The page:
The third element of the offense under the Henderson ordinance-- that 'surrounding circumstances . . . indicate to a reasonable man that the public safety demands such identification'-- cannot save the ordinance. Whether 'public safety demands . . . identification' is far too amorphous a standard to provide either reasonable notice to the possible offender (who, indeed, may not be aware of the circumstances that implicate the public safety), or a sufficiently specific standard to guide the police. A similar, but less vague, limitation ('circumstances which justify suspicion that (a peron) may be engaged or about to engage in crime') was found constitutionally inadequate in United States ex rel. Newsome v. Malcolm, 492 F.2d 1166, 1173 (2d Cir. 1974).
From this analysis, it is clear that the Henderson vagrancy ordinance is incompatible with Fifth Amendment due process notice requirements incorporated in the Fourteenth Amendment. It should be emphasized that the ordinance is also incompatible with incorporated Fourth Amendment principles. A vagrancy ordinance of this kind 'conflict(s) with the deeply rooted Fourth Amendment requirement that arrests must be predicated on probable cause.' United States ex rel. Newsome v. Malcolm, supra, 492 F.2d at 1172. See also Papachristou, supra, 405 U.S. at 169-170, 92 S.Ct. 839; Hall v. United States, 148 U.S.App.D.C. 42, 459 F.2d 831 (1972) (enbanc), noted in 47 N.Y.U.L.Rev. 595 (1972) and 18 Vill.L.Rev. 117 (1972).
As these authorities reflect, such a vagrancy ordinance subverts the 'probable cause' requirement in two ways. It authorizes arrest and conviction for conduct that is no more than suspicious. A legislature could not reduce the standard for arrest from probable cause to suspicion; and it may not accomplish the same result indirectly by making suspicious conduct a substantive offense. Vagrancy statutes do just that, for they authorize arrest and conviction for the vagrancy offense if there are reasonable grounds to suspect that the accused may have committed, or if left at large will commit, a more serious offense. Police are duty-bound to investigate suspicious conduct, and founded suspicion will support an investigative stop and inquiry. Wade v. United States, 457 F.2d 335, 336 (9th Cir. 1972). But more is required to justify arrest. Henry v. United States, 361 U.S. 98, 101, 104, 80 S.Ct. 168, 4 L.Ed.2d 134 (1959). 3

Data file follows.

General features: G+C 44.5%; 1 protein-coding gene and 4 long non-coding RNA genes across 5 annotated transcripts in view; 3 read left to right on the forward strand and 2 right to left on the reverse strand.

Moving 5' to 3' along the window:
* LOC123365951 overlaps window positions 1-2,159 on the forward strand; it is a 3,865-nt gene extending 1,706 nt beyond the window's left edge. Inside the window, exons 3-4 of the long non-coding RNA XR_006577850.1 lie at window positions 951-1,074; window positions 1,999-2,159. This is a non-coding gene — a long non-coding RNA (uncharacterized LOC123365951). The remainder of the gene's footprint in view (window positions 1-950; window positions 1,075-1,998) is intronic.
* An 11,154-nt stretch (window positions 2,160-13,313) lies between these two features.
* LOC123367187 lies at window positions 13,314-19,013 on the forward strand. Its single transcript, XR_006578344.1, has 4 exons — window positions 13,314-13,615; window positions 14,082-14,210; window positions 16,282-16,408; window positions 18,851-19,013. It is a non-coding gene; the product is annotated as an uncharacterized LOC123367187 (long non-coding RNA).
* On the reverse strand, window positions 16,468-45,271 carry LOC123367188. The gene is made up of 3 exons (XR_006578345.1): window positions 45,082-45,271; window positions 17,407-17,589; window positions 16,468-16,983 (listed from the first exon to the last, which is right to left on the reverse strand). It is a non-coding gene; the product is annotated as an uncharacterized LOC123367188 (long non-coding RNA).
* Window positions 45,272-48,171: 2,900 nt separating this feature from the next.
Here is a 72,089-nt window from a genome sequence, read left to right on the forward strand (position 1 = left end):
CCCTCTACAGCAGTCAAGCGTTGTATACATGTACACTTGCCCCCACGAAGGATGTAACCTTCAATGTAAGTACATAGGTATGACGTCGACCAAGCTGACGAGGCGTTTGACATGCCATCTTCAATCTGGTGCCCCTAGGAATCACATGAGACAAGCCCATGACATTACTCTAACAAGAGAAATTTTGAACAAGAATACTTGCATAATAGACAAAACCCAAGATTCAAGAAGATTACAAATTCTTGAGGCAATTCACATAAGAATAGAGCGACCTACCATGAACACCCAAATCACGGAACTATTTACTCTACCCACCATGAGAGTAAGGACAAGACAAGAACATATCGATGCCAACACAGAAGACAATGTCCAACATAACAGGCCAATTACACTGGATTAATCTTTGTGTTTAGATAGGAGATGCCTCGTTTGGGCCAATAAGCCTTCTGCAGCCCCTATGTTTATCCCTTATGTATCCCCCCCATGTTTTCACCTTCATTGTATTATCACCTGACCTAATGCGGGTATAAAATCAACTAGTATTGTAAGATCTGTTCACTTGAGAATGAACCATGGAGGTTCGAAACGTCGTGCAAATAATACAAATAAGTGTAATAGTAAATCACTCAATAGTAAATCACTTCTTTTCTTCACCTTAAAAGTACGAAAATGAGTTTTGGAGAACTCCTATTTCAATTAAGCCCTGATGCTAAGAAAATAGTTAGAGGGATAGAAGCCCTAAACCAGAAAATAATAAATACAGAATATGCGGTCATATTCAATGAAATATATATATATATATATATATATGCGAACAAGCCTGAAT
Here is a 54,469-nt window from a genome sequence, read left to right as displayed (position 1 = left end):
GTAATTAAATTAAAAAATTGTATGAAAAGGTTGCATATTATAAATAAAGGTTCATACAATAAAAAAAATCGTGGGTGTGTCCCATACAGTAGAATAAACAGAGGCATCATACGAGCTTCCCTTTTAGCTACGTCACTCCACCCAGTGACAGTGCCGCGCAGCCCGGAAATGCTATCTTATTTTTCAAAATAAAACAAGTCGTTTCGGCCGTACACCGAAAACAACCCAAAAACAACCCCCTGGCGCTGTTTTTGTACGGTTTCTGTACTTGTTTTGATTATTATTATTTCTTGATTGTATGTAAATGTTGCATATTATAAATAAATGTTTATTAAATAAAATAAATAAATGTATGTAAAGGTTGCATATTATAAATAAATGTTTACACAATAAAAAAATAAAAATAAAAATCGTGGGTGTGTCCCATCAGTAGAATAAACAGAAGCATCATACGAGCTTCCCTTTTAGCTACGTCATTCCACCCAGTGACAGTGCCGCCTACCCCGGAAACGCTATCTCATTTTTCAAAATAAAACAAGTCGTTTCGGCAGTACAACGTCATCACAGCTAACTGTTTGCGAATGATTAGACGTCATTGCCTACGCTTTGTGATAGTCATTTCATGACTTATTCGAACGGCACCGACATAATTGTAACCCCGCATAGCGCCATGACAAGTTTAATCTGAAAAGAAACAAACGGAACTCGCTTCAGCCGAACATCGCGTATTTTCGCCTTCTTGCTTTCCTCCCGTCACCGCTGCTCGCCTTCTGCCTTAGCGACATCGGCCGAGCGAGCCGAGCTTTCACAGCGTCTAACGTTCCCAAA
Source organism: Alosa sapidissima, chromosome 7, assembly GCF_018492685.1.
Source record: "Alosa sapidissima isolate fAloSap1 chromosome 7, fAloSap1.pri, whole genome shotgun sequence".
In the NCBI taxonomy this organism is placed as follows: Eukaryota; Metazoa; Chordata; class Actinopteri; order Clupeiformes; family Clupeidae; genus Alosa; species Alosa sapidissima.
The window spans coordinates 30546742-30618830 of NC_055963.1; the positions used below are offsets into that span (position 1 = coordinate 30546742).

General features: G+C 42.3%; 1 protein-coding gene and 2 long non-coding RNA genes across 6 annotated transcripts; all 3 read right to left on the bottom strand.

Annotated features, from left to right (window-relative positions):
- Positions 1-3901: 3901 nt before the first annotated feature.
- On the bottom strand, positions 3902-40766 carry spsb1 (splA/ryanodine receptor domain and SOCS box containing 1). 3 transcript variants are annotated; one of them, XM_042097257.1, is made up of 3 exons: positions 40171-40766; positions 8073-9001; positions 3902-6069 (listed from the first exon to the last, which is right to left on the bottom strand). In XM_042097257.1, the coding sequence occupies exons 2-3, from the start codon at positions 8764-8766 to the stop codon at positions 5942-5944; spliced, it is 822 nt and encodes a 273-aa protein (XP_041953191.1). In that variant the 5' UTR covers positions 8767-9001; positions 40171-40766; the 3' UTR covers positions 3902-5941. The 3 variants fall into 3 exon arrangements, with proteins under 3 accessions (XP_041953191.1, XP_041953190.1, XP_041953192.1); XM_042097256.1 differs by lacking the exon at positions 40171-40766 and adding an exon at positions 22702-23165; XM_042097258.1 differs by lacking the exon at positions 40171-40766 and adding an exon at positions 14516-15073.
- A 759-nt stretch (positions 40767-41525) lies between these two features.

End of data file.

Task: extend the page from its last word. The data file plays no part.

The 'probable cause' requirement is negated by such vagrancy ordinances in a second way. Their language is so general and vague, the elements of the offense so obscure, that they afford no reasonable criteria by which an officer may determine whether the ordinance has or has not been violated. Because a man of reasonable caution cannot form a reasonable belief as to whether such an ordinance has been violated, an officer
cannot 'gauge justification for (vagrancy) arrests consistly with Fourth Amendment principles.' Hall v. United States, supra, 459 F.2d at 837.
The question remains whether the evidence obtained in the search incident to appellant's arrest under the unconstitutional Henderson ordinance should have been excluded at his murder trial.
Appellee argues that the purpose of the exclusionary rule is to discourage objectionable police conduct, and this purpose would not be advanced by excluding the fruits of a search that appeared to be lawful when made. The crux of the contention is that the public interest is not served by deterring officers from enforcing a...
To continue readingFREE SIGN UP